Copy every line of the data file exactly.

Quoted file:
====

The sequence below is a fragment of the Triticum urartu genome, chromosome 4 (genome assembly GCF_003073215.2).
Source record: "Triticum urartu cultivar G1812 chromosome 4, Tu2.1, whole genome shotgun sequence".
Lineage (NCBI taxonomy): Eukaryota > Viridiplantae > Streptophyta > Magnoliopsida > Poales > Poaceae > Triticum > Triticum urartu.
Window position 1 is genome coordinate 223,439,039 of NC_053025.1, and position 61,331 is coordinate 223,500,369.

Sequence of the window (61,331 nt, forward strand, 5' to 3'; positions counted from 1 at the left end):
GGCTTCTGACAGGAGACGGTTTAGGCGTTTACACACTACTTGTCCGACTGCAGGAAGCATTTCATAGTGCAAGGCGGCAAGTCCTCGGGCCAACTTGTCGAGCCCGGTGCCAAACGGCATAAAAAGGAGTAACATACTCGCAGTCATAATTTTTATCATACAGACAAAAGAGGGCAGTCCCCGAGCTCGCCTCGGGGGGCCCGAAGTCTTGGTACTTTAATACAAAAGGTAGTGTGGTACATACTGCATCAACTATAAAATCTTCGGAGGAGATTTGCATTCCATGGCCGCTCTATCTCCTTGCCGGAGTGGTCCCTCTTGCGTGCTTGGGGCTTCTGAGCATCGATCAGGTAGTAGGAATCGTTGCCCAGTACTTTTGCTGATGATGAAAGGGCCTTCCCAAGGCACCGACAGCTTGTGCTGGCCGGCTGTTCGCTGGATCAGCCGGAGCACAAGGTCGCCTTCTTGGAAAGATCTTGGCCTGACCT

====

The sequence below is a fragment of the Triticum urartu genome, chromosome 4 (genome assembly GCF_003073215.2).
Source record: "Triticum urartu cultivar G1812 chromosome 4, Tu2.1, whole genome shotgun sequence".
Lineage (NCBI taxonomy): Eukaryota > Viridiplantae > Streptophyta > Magnoliopsida > Poales > Poaceae > Triticum > Triticum urartu.
Window position 1 is genome coordinate 223,439,039 of NC_053025.1, and position 61,331 is coordinate 223,500,369.

Sequence of the window (61,331 nt, forward strand, 5' to 3'; positions counted from 1 at the left end):
GGCTTCTGACAGGAGACGGTTTAGGCGTTTACACACTACTTGTCCGACTGCAGGAAGCATTTCATAGTGCAAGGCGGCAAGTCCTCGGGCCAACTTGTCGAGCCCGGTGCCAAACGGCATAAAAAGGAGTAACATACTCGCAGTCATAATTTTTATCATACAGACAAAAGAGGGCAGTCCCCGAGCTCGCCTCGGGGGGCCCGAAGTCTTGGTACTTTAATACAAAAGGTAGTGTGGTACATACTGCATCAACTATAAAATCTTCGGAGGAGATTTGCATTCCATGGCCGCTCTATCTCCTTGCCGGAGTGGTCCCTCTTGCGTGCTTGGGGCTTCTGAGCATCGATCAGGTAGTAGGAATCGTTGCCCAGTACTTTTGCTGATGATGAAAGGGCCTTCCCAAGGCACCGACAGCTTGTGCTGGCCGGCTGTTCGCTGGATCAGCCGGAGCACAAGGTCGCCTTCTTGGAAAGATCTTGGCCTGACCT